The award is the organization’s highest honor for law students, and recognizes individuals who have demonstrated leadership at their institutions and in their communities, specifically for LGBTQ+ equality.
“As a first-generation, gay, Mexican-American, my passion for equality and social justice stems from my childhood, where I worked as a child laborer during harvest seasons in Michigan, and from my experiences growing up as a person of color in Michigan and North Carolina,” Cazares said. “As a result, I was able to personally experience the harm social, economic, and academic inequality can cause in people’s lives.”
Cazares, originally from Holland, Michigan, was very active during his three years at UM Law. He served as vice-president of the Ole Miss OUTLaw chapter, an organization dedicated to the pursuit of equal rights for the LGBTQ+ community within the school and in society. The organization provides support and a place for discussion of issues affecting LGBTQ+ individuals, and provides a sense of community.
Cazares also served as 2020-21 vice-chair for the National Latina/o Law Student Association, staff editor of the Mississippi Sports Law Review, and as a student clinician for the Mississippi Innocence Project. In 2018, he became the first Mexican-American senator elected to the UM Law Student Bar Association.
“I am so proud he has been recognized for his role as a leader. Julio Cazares is an emblem of the Greek word philotimo,” said Christiana Paissios, a current third-year law student and former president of the UM Law chapter of the LLSA. “He is diligent, hardworking, generous, and a wonderful advocate for his community. Julio exemplifies honorable service to others. I count myself blessed to know him, for the impact he had on my life and how he helped shape my experience as a law student. Julio is limitless and his successes well deserved, for they will positively impact the world around him.”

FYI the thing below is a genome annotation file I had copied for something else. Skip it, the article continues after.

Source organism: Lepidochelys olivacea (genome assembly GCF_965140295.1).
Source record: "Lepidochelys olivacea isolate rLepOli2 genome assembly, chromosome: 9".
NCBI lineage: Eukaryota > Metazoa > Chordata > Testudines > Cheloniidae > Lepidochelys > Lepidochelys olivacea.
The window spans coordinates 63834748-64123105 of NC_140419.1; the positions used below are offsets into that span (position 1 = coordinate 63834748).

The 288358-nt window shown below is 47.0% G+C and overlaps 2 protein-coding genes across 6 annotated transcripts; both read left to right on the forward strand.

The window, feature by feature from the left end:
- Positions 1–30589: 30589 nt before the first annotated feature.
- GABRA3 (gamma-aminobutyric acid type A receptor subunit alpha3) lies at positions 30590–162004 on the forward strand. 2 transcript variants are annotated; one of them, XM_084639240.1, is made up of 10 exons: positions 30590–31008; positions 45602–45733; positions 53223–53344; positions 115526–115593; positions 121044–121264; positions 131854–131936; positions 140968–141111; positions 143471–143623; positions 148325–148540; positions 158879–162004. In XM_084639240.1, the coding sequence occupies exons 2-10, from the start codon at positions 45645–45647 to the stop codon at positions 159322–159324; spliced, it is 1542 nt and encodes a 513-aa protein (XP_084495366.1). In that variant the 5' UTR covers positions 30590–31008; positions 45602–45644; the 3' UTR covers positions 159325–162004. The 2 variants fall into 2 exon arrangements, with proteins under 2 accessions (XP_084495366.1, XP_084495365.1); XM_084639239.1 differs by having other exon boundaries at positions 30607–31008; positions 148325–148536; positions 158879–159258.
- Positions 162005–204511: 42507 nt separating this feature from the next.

His personal experiences shaped and inspired his own advocacy to ensure more opportunities are available for underrepresented people.
“I have also experienced the opportunities that come from more inclusive social, economic, and academic programs and opportunities that are meant to help underrepresented individuals and communities,” he said.
Cazares took two courses under Assistant Professor of Law Yvette Butler: Civil Rights and Gender and the Law. She immediately noticed his passion for social justice.
“He thinks deeply about the issues on an academic level, but also puts in the time to learn from attorneys and advocates on practical issues,” Butler said. “Julio familiarized himself with the application of civil rights laws to LGBTQ+ equity issues in Civil and Political Rights when he completed a paper on the discrimination against transgender athletes in sports.”
His research led to his publication of an opinion column in the Clarion Ledger earlier this year on a bill banning transwomen from competing in women’s sports.
“I was very impressed by his initiative and ability to write such an accessible piece,” Butler said. “Legal advocacy comes in many forms and solid advocacy that is accessible to the public is vital. I have no doubt that Julio will go on to be an excellent attorney and social justice advocate, whatever form that may take.”
Cazares also earned the 2021 John Robin Bradley award for his commitment to social justice, which is an award selected each year by the UM Law faculty.
“Julio is so deserving of this award. While in law school, he was a committed student leader, an advocate for those in need, and, in the classroom, keenly insightful about matters concerning systemic failures within our judicial and financial systems,” said Antonia Eliason, associate professor of law. “His focus on combatting inequity and injustice wherever it may be found came through both inside and outside the classroom.”
Prior to attending UM Law, Cazares received his Bachelor of Arts, Magna Cum Laude in Communication Studies from the University of North Carolina at Charlotte.
He continues to serve as a vocal advocate for underrepresented communities. Cazares now works for the U.S. Department of Labor in Fort Wright, Kentucky as an employee benefits security administration investigator for the midwest.
“I couldn’t have done all this without the support of the law school community, and I hope it serves as a reminder to everyone in the legal profession and the ABA that LGBTQ+ student leaders come from everywhere, including Mississippi.”